Blue carbon management
Blue carbon ecosystems, including seagrass beds, mangroves, salt marshes, seagrass meadows or even kelp forests, are considered a powerful carbon sink in the biosphere and play an important role in climate change mitigation. Indeed, these ecosystems have a high capacity to absorb CO₂ through photosynthesis and to store carbon in the soil. Blue carbon management aims to restore these ecosystems and have the following benefits: reduced coastal erosion and flooding, improved water quality, increased habitat for marine life, reversal of acidification and hypoxia.
Alkalinisation of the oceans
Alkalinity is the ability to neutralize acids in a solution. For the ocean, Ocean Nets proposes that this is achieved by adding minerals or solutions containing carbonate which then react with CO₂ and water to form bicarbonate (HCO3-) and carbonate (CO32-) ions. Ocean Nets offers:
- The addition of alkaline rocks such as limestone to have lime and added it directly to the ocean in powder form.
- Interacting seawater with alkaline and silicate minerals by electrolysis in a complete cell before releasing the solution into the oceans.
Alkalising the oceans would increase the rate of CO₂ uptake but also increase the pH to counteract the increase in acidity.
ClimateWorks Foundation supports the development of projects to reduce greenhouse gas emissions in the ocean through new scientific approaches. One of the objectives of this foundation is to help develop proposals for carbon removal technologies (CDR technology) aimed at boosting the ocean's natural pumps, such as large-scale algal cultivation to store CO2. The following video develops the different carbon removal technologies aimed at reducing and sequestering CO2 from the ocean: https://www.youtube.com/watch?v=brl4-xa9DTY&t=3s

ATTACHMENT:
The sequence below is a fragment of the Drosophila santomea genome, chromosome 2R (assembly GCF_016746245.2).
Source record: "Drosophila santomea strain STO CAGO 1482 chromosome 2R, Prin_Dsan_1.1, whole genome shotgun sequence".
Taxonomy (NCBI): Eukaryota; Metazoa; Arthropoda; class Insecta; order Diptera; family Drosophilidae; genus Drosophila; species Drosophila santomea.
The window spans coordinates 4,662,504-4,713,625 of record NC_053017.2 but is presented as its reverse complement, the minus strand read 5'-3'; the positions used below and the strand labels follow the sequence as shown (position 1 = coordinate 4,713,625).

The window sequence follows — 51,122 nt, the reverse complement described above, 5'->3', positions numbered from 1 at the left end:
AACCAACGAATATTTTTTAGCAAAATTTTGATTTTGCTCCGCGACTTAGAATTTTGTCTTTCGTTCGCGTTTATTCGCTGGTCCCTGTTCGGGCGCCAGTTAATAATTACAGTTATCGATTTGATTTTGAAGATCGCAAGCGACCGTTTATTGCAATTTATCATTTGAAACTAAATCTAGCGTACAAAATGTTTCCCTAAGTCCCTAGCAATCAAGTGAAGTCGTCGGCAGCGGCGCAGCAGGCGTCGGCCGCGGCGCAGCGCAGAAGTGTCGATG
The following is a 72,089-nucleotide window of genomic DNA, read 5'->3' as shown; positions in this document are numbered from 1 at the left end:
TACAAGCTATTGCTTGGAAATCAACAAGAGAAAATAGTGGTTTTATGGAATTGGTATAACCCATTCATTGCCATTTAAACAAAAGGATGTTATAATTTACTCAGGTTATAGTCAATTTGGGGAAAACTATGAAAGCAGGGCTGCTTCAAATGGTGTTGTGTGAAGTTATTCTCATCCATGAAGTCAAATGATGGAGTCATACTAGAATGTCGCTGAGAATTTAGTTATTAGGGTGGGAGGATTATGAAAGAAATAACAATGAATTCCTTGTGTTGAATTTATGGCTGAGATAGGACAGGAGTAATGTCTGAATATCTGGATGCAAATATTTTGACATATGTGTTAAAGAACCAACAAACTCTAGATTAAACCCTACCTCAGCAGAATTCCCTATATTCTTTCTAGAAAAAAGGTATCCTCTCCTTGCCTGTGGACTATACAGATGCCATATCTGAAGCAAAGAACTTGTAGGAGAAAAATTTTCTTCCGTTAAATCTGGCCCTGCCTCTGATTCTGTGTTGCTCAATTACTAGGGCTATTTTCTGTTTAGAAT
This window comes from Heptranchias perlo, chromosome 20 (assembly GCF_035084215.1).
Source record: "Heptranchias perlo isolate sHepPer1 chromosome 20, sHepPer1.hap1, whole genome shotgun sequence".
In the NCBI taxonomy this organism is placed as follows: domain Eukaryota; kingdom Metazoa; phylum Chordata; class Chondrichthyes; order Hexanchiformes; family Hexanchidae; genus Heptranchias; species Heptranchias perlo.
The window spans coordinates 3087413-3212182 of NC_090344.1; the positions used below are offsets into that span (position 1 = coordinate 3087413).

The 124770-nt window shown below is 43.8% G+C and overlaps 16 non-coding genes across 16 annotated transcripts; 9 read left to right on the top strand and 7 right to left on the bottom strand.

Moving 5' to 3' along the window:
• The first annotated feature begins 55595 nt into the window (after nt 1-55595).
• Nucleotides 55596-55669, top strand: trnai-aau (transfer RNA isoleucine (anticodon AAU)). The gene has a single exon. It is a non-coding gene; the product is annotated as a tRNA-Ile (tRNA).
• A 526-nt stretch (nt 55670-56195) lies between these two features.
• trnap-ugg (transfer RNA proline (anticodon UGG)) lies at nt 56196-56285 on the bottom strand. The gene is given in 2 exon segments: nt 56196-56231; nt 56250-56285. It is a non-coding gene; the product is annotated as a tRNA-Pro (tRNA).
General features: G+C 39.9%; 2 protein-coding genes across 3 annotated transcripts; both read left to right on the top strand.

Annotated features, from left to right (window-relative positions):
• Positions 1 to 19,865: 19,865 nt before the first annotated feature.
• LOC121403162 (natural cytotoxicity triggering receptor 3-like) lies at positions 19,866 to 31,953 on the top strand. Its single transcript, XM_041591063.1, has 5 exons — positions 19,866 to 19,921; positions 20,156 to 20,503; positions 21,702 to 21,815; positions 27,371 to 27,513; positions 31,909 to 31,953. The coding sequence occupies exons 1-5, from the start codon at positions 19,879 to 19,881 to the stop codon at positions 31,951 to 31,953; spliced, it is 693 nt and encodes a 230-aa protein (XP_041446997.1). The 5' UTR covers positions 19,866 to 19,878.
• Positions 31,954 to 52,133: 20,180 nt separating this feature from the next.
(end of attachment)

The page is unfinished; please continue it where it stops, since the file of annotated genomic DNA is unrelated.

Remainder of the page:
The proposed CDR technologies relate to the management of ocean alkalinity to reduce ocean acidification. However, these proposals remain theoretical and have not been tested in the field. There is an urgent need to improve scientific understanding of the impacts associated with these proposals. Despite other solutions deployed on land to remove carbon, reducing ocean acidity is essential to restore a healthy balance.
Improving understanding and facilitating the development of carbon removal mechanisms in the oceans are important tools for climate action.
Geoengineering is a controversial discipline that involves manipulating the environment to address climate change, and it is developing solutions that are attracting particular technical, legal and geopolitical attention. Currently, research is still underway to estimate and quantify the viability of initiatives to reduce ocean acidification without developing adverse effects on marine biodiversity.
Initiatives such as Oceans 2015 aim to provide COP21 negotiators with essential information on the future of the oceans. Bringing together leading research laboratories, researchers are analyzing the future of the oceans and alerting decision-makers to take action. In 2022, it is time to act for the oceans, the environment, biodiversity and climate. For more information on ocean acidification, here is an explanatory video from Le Monde : https://www.dailymotion.com/video/x2tb7or